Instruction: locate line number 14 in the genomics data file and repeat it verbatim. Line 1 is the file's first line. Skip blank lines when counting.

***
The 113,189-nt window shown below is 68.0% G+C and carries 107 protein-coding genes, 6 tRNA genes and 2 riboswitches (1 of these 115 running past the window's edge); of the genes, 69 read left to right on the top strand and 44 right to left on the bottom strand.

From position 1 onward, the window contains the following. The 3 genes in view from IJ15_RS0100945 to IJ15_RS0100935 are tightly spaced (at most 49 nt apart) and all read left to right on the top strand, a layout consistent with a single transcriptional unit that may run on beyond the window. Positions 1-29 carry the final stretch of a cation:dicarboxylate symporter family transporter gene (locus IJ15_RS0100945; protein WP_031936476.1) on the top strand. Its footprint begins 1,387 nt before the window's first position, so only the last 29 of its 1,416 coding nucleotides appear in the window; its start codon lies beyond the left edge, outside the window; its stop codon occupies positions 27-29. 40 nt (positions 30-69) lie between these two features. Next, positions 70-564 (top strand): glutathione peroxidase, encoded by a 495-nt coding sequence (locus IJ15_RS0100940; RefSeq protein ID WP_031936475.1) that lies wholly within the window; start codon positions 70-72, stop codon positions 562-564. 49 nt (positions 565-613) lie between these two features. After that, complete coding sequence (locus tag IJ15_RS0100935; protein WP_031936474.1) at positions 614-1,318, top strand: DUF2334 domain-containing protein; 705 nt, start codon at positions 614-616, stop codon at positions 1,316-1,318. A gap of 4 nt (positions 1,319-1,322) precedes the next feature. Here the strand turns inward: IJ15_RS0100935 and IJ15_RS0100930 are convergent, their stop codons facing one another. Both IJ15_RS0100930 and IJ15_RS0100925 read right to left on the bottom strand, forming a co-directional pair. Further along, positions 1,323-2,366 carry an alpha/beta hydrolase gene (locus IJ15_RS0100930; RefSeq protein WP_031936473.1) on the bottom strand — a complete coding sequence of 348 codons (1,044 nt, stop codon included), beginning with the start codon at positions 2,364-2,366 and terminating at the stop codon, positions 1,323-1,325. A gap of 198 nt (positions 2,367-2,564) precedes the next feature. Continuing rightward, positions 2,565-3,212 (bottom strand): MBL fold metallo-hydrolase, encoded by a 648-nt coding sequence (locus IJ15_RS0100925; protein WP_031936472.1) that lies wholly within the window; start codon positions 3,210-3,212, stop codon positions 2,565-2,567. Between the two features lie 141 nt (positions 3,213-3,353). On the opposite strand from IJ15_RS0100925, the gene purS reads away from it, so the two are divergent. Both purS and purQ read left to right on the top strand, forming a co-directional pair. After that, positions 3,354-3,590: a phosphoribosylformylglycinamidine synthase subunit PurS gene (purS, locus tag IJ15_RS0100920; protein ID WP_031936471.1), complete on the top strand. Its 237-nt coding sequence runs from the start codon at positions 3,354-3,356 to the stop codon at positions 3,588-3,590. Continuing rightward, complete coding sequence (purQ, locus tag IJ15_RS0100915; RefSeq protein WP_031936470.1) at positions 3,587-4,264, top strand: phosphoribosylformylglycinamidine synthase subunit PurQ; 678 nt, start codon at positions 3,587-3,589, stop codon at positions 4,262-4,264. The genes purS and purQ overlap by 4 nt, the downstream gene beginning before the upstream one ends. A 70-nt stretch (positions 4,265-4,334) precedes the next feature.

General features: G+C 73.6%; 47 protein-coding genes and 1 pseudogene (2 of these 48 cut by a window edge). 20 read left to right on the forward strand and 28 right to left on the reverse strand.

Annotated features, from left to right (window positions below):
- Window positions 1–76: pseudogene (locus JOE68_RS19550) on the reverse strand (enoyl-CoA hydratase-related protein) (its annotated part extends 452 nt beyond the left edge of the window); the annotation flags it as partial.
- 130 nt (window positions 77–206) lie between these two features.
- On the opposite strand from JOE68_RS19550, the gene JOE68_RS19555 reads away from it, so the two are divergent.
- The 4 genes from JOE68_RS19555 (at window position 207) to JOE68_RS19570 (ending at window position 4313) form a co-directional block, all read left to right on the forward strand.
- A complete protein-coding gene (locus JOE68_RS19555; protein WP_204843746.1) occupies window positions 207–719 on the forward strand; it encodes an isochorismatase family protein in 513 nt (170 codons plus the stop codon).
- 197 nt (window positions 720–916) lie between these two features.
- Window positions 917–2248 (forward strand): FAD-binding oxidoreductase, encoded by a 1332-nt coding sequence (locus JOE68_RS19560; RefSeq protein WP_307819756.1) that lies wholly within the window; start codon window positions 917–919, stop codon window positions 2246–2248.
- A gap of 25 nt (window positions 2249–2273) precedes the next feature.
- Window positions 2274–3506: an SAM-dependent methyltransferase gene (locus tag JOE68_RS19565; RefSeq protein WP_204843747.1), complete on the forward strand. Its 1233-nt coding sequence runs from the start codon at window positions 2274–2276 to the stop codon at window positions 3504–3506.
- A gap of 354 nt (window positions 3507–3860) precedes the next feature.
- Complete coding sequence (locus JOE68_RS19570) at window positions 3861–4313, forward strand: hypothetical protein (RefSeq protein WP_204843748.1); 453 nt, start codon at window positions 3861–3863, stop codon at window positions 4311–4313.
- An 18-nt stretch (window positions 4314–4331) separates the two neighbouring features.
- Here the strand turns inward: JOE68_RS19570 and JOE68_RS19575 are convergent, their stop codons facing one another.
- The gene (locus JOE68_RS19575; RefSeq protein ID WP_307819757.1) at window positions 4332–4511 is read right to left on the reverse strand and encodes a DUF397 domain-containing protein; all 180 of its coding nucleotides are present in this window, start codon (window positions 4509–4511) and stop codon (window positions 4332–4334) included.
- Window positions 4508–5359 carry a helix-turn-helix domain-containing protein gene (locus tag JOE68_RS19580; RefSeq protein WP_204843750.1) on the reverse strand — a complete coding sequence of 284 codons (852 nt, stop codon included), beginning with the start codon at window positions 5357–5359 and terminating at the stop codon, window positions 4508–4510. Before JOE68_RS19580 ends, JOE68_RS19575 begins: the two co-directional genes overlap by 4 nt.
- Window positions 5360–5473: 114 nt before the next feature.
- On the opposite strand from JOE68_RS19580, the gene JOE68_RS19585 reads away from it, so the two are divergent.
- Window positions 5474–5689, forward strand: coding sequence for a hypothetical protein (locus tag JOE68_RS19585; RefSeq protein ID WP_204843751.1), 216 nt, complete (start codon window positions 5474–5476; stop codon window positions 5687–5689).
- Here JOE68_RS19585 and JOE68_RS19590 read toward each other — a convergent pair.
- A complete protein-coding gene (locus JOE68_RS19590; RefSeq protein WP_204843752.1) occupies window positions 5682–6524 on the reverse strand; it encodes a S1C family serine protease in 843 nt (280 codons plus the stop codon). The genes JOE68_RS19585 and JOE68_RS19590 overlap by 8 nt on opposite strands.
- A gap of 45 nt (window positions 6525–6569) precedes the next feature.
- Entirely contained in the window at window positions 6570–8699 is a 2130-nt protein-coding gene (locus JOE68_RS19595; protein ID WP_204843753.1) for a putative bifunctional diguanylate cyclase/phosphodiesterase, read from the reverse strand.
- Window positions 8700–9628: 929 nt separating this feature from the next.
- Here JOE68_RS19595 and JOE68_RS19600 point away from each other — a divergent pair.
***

- A gap of 354 nt (window positions 3507–3860) precedes the next feature.